Chapter

Processing Fluency, Aesthetic Pleasure, and Culturally Shared Taste

Rolf Reber

in Aesthetic Science

Published in print December 2011 | ISBN: 9780199732142
Published online January 2012 | e-ISBN: 9780199918485 | DOI: http://dx.doi.org/10.1093/acprof:oso/9780199732142.003.0055
Processing Fluency, Aesthetic Pleasure, and Culturally Shared Taste

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This chapter reviews the processing fluency theory of aesthetic pleasure and introduces a new account of socially shared tastes based on this theory. Processing fluency – or simply fluency – is defined as the ease with which information flows through the cognitive system. This ease of processing is affectively positive: People prefer things they can perceive or apprehend easily. This finding spurred the development of a processing fluency theory of aesthetic pleasure, a theory that helps explain why people find an artwork beautiful. Although beauty is not the only aesthetic quality, it was a prominent one in the history of aesthetics, and it remains an important notion in what laypeople think about art. The first part reviews the fluency theory of aesthetic pleasure, and evidence in its favor. The second part discusses challenges to the fluency theory: Some findings apparently contradict the fluency theory, and some theories put forward mechanisms that could be alternatives to fluency. Another central challenge for every theory of empirical aesthetics is the question: What does it tell us about art? The answer lies in the fact that artists can use disfluency strategically to express negative meaning, such as disorder, struggle, or meaninglessness. The final part combines the fluency theory of aesthetic pleasure with the sociology of taste by Pierre Bourdieu and presents a new account of culturally shared taste that explains how individuals within a culture or social class develop similar tastes and feel pleasure towards the same artistic objects.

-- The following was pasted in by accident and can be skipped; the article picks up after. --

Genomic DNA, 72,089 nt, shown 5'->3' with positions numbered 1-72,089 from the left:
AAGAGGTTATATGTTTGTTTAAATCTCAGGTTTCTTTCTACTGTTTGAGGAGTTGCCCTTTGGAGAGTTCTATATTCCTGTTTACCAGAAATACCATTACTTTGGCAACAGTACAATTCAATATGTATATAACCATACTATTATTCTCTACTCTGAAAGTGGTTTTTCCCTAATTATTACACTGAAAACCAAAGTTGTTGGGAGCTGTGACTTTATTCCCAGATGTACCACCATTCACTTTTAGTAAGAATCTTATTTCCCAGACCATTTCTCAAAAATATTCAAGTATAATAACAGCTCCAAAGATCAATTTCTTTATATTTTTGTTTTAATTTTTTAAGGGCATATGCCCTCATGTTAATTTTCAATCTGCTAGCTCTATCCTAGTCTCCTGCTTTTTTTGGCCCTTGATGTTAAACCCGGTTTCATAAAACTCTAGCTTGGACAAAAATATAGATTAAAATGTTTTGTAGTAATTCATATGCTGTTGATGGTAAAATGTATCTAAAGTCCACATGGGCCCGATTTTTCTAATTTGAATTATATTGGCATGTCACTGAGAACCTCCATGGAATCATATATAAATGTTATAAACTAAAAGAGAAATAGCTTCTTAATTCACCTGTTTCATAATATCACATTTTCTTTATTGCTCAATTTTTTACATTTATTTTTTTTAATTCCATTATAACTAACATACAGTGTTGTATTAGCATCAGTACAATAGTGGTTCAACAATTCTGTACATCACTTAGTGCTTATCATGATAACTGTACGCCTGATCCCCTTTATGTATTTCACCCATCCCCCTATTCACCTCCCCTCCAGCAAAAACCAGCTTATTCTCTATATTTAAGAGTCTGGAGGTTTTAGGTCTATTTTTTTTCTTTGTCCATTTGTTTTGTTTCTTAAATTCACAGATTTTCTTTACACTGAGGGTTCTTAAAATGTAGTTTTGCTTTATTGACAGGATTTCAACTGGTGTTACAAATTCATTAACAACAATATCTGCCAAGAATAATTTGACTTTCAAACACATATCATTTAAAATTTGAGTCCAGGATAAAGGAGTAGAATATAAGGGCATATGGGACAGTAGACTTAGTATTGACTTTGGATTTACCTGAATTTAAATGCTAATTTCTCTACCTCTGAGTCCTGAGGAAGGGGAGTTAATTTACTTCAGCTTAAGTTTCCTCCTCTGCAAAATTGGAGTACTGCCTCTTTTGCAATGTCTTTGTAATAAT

Keywords: aesthetics; pleasure; perception; perceptual fluency; art; culture

Chapter.  13556 words.  Illustrated.

Subjects: Cognitive Psychology

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